It therefore seems little wonder that the majority of submissions to the Ramsay review process from superannuation funds as well as bodies such as the Association of Superannuation Funds of Australia (ASFA) and the Australian Institute of Superannuation Trustees (AIST) urged its retention in its present form.

But where the superannuation funds are clearly unhappy with the SCT being folded into a single ombudsman body, the senior officers of ASIC seem to have no such qualms, telling Senate estimates they were happy with the outcome.

ASIC deputy chair, Peter Kell told the committee process that the regulator had been an active participant in the Ramsay review which had ultimately recommended the bringing together of the schemes.

“…and we ourselves thought that was the right direction to go in,” he said.

“We had dealings with Treasury during that time, in part because we have a particular role to play when it comes to external dispute resolution schemes. It is a licence condition that, if you are a participant in the finance sector, you have to belong to a scheme that is approved by ASIC against standards that we publicly issue through our regulatory guide. So, yes, we certainly had discussions with Treasury during the Ramsay process, and we helped provide information to Ramsay.”

“Ramsay recognised that there are some elements to the way that the SCT operates that will be important to look at for how they can be maintained. They are things like the ability to join third parties to disputes, which is particularly important in insurance disputes, and the unlimited jurisdiction in monetary terms, which is particularly important in a field such as super. One of the questions will be: you do not want to lose those elements necessarily going forward; how do you best maintain them under a new scheme?”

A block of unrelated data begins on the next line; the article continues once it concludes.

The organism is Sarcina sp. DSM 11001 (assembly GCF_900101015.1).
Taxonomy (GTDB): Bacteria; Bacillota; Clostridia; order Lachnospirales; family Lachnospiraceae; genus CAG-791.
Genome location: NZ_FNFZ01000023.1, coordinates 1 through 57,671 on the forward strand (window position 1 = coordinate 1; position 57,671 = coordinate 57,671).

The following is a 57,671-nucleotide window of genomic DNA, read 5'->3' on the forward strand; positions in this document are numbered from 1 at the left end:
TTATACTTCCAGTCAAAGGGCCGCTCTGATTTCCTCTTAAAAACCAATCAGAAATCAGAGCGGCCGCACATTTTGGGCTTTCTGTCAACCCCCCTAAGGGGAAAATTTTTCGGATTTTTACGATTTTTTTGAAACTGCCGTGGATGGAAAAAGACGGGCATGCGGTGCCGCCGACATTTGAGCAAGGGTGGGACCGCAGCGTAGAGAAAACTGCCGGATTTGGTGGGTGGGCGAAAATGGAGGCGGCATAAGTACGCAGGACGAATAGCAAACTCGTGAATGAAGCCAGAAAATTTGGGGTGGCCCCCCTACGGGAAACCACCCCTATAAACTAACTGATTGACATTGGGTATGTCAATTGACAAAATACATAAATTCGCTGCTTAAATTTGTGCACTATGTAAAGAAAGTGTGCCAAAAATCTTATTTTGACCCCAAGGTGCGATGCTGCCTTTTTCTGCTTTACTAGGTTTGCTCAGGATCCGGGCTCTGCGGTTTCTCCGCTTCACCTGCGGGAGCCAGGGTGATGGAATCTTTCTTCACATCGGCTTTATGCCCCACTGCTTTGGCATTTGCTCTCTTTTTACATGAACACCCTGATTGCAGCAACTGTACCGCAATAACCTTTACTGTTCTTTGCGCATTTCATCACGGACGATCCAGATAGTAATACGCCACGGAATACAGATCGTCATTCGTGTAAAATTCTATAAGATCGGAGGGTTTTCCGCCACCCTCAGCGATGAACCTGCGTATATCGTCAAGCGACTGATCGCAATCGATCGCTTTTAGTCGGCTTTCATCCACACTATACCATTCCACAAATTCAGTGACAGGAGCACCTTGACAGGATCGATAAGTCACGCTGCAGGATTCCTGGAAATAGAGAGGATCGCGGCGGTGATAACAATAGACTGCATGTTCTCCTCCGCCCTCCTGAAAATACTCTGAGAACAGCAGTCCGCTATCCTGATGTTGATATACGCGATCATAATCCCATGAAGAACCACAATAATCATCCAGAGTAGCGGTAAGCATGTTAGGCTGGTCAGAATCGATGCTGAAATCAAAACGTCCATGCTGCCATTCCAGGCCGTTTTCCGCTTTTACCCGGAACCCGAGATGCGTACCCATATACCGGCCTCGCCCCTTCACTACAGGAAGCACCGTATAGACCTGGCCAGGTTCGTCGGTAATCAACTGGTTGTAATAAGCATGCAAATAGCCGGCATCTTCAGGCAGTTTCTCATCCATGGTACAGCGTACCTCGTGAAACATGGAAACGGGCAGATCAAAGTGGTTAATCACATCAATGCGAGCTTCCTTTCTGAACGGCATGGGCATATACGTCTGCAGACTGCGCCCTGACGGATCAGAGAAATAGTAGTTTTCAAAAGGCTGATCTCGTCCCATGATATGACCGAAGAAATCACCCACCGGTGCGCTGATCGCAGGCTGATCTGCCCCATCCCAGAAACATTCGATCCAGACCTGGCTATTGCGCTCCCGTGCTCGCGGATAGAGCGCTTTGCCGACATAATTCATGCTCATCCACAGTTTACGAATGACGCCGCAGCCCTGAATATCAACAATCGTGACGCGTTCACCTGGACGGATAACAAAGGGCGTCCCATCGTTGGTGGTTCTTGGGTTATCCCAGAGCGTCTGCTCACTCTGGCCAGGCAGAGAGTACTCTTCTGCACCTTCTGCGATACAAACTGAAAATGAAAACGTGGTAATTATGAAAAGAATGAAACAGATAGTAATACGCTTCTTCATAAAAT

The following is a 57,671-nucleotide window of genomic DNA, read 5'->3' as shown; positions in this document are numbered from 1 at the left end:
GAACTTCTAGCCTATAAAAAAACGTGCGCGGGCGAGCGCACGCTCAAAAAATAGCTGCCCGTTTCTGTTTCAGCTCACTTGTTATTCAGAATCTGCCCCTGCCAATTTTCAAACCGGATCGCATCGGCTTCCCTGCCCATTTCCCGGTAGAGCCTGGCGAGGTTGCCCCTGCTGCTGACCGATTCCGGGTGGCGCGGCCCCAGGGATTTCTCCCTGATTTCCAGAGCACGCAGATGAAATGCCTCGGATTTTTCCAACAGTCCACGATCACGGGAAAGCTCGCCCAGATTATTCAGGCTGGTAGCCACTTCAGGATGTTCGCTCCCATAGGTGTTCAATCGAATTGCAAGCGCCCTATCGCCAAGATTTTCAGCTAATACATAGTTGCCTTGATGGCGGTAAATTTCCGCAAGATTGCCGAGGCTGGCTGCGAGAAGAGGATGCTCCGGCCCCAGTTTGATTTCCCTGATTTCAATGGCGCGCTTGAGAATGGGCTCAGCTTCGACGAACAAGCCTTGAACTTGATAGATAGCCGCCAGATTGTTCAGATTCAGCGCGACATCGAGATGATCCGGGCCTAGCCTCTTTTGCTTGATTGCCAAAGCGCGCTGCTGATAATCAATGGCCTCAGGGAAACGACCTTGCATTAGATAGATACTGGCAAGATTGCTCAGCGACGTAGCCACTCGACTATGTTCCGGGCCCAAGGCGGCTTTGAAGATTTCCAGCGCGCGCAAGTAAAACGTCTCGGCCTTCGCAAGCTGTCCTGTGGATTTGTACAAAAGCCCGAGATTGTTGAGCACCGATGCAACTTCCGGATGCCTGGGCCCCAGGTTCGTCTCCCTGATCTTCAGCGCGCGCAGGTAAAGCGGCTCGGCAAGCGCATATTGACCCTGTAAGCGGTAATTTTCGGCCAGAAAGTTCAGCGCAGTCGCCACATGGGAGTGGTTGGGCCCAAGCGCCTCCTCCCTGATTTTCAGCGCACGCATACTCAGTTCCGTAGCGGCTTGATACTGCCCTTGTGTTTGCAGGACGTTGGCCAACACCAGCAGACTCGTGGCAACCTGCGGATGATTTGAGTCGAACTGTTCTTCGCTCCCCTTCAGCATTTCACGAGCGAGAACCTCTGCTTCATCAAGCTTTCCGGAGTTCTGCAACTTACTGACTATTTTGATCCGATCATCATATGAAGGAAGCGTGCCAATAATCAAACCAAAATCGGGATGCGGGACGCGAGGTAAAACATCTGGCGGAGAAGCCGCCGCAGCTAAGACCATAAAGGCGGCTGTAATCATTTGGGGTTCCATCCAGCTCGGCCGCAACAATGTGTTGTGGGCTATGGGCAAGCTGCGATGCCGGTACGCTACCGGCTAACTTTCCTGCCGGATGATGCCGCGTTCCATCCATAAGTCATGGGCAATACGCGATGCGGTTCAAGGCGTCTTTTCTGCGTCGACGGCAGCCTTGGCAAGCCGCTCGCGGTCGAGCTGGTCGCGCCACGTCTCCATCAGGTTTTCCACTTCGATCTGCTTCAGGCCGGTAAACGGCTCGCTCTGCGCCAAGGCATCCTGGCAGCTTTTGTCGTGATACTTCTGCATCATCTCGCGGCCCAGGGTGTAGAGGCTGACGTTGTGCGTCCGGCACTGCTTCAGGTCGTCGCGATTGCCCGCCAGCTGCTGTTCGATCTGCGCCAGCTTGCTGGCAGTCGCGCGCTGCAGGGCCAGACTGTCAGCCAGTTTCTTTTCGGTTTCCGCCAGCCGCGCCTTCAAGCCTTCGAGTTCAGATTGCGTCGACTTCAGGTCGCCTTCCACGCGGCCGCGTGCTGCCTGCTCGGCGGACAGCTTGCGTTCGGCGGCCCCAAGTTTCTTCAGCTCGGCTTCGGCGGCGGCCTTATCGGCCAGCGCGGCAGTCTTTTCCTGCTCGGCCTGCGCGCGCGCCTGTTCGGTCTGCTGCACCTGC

ASIC, it seems, has substantially won the EDR debate. Some superannuation fund executives are asking who will be the ultimate losers.




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Good article, Mike. Has there ever been an ASIC analysis of those that complained to an EDR about a genuine systemic weakness or even written a submission to the Government about a systemic weakness? That is why there needs to be an equivalent of https://www.sec.gov/whistleblower/ with its anti retaliation legislation. That is how you head off class actions and financial disasters before they happen. Otherwise you will find that people who know about global systemic weaknesses will go to https://www.sec.gov/whistleblower/ or similar which is incredible, but true. If you find this hard to believe have a look here at this:
"Andy Haldane's campaign to bring this to the attention of those countries using variable interest rate mortgages is right. Andy is the Chief Economist of the Bank of England and his chart shows that global interest rates are at a 5,000 year low. That is a clear and present danger! Here is a link to his chart in the Business Insider Australia: https://www.businessinsider.com.au/chart-5000-years-of-interest-rates-hi...
What do you think Andy is trying to tell Australia and all those other countries that use variable interest rate mortgages? Mike, why are you and the financial services community silent on this system issue? Best. John.